A triumph of graphic memoir, Parenthesis narrates the author's experience with tumor-related epilepsy--losing herself, and finding herself again.
Judith is barely out of her teens when a tumor begins pressing on her brain, ushering in a new world of seizures, memory gaps, and loss of self. Suddenly, the sentence of her normal life has been interrupted by the opening of a parenthesis that may never close.
Based on the real experiences of cartoonist Élodie Durand, Parenthesis is a gripping testament of struggle, fragility, acceptance, and transformation which was deservedly awarded the Revelation Prize of the Angoulême International Comics Festival.
About the Author
Élodie Durand is an artist and illustrator, for both children and adults, who has been working for over 15 years. She graduated from the School of Decorative Arts of Strasbourg and the University of Paris VIII. After debuting with the international award-winning graphic memoir Parenthesis, she has also drawn the children's series Les grandes années, among other projects.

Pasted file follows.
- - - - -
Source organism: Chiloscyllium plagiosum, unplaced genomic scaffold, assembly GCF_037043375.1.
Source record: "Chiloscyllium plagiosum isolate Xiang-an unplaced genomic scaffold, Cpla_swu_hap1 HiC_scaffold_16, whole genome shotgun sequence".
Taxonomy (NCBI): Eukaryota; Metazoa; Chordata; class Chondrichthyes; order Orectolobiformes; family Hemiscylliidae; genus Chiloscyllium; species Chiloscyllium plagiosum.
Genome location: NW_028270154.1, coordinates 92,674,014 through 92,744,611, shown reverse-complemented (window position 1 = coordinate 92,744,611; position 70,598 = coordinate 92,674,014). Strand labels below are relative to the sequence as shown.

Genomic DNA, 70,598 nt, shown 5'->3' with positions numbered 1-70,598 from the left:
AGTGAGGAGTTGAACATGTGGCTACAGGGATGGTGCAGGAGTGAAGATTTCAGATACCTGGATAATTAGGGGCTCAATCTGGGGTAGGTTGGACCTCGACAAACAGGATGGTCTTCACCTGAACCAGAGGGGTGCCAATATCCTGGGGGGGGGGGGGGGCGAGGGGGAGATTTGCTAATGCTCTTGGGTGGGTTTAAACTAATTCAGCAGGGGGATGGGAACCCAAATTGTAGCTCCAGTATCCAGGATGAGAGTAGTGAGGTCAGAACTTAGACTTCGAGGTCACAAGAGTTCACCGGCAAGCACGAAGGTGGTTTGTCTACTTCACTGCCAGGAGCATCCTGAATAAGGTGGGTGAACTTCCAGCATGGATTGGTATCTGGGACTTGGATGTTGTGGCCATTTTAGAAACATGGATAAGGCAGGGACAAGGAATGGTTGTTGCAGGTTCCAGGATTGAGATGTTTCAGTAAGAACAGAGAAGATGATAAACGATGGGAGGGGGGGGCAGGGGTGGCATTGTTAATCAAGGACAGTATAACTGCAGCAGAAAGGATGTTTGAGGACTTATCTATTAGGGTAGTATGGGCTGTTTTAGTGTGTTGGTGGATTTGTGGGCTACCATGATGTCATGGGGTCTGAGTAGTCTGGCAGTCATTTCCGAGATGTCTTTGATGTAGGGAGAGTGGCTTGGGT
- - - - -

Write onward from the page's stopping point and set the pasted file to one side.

Winner of the Revelation Prize, Liberation Readers’ Prize, and Poland Prize from the Angoulême International Comics Festival! Named one of FNAC’s “Top 10 Graphic Novels About Illness”!
“Durand’s smoky pencil illustrations are terrifyingly good at evoking the interior experiences of this process, especially when she uses surreal, body-centric imagery... Unforgettable.” — Publishers Weekly (starred review)
“This book bears the mark of a great cartoonist... Parenthesis is a subtly constructed memoir that works from start to finish. We are left haunted by this debut.” — L’Express
“With a sober and expressive line, Durand has drawn a book submerged with emotion... overwhelming, but with accuracy and sensitivity.” — BoDoï
“The poignant testimony of a young woman struck down by a brain tumor... By retracing her fall into the abyss, she allows us to benefit from this beautiful fight for life.” — ActuaBD
“Durand tries to reconnect the threads of her memory... the resulting testimony is touching in all its simplicity... the inclusion of sketches made during Durand’s convalescence adds even more strength and emotion to her black and white artistry.” — BD Gest